Category Archives: Writing

Feathers and Fluffballs

We’ve had a whirlwind few days with chicks hatching and cheeping day and night.

Seven eggs had hatched fully by the end of Tuesday. It was getting a little crowded in the incubator, so we decided to risk  the 8th egg in order to get the other chicks in their new home, under a heat lamp and with food and water.

The incubator is temperature and humidity controlled to mimic the warmth of a mother hen sitting on her eggs. Once the egg has a pip, a small opening for the chick to work its way out, opening the incubator exposes the egg to dry air.

Drying the pip could make it more difficult for the chick to break through the egg without assistance.

The final egg had pipped before we opened the incubator, so we knew the risks.

After we had settled all of the chicks, we sprayed the sides of the incubator down with water to try and keep the humidity in and put the lid back on…and waited.

In the wee hours, the final egg hatched and a scraggly, wet little chick stumbled into the empty shells on clumsy claws. We let its feathers dry out a bit, before moving it with the others.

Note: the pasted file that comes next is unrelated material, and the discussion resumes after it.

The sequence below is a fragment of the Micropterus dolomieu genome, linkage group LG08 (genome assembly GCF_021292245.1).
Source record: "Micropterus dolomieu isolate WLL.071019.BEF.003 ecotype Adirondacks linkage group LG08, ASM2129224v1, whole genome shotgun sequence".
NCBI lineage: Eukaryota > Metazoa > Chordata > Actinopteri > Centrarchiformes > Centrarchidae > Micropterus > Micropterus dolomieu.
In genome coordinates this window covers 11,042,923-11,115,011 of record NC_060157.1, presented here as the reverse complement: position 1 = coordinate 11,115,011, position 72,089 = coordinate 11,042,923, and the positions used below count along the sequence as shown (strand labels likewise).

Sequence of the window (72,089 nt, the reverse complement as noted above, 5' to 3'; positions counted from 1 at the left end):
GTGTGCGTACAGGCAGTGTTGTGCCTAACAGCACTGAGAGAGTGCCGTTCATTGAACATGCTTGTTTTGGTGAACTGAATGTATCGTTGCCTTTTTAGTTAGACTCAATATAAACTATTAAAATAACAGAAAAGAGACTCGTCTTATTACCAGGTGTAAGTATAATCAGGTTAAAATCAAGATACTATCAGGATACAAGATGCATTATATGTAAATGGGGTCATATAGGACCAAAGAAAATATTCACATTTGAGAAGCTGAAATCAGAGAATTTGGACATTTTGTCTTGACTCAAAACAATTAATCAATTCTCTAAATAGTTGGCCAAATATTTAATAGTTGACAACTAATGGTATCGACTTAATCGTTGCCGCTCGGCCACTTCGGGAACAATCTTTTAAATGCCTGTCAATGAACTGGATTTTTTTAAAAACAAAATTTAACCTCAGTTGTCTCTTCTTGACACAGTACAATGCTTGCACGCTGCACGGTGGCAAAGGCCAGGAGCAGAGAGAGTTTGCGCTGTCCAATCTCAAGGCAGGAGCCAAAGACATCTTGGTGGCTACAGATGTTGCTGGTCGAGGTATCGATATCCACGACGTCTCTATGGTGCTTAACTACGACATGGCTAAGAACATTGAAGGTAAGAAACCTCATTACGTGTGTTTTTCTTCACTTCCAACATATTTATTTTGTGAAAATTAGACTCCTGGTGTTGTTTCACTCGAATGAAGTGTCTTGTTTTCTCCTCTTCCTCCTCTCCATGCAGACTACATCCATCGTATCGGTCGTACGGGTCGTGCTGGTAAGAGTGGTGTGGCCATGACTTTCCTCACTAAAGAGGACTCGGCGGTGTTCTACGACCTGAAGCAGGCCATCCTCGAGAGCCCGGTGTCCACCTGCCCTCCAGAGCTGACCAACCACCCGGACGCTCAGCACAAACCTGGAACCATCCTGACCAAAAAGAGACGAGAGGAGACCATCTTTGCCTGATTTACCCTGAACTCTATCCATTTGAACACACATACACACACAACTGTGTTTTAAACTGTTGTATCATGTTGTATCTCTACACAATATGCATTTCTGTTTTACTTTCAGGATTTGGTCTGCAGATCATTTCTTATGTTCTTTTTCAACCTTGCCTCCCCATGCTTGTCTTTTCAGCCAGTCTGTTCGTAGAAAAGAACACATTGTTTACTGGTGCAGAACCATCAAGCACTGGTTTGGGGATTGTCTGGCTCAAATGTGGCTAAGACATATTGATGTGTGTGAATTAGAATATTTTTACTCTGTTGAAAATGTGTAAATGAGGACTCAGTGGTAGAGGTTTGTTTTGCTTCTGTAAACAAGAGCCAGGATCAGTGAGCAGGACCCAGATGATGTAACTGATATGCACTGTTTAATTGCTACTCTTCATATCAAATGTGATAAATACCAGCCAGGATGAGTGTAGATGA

The boys and my nieces have named them all…although the names have changed frequently since we moved them.

Here’s the final list…for now.

Yellow Feather
Nita
Cheep Cheep
Sir Hubert McFeatherington
Fluffy
Fin
Cheepy
Flappy

A few of them have a couple gray dots like their father and they all have big feet with feathers on their legs.

This has been an exciting and amazing project for the boys. Joe has been so careful and gentle with the chicks and the eggs. He lets us know when it is time to leave the room so “the chicks can sleep”.

We’ve also learned a lot about the chicken…from anatomy to the lifecycle to how the chicks are able to go a few days without food and water.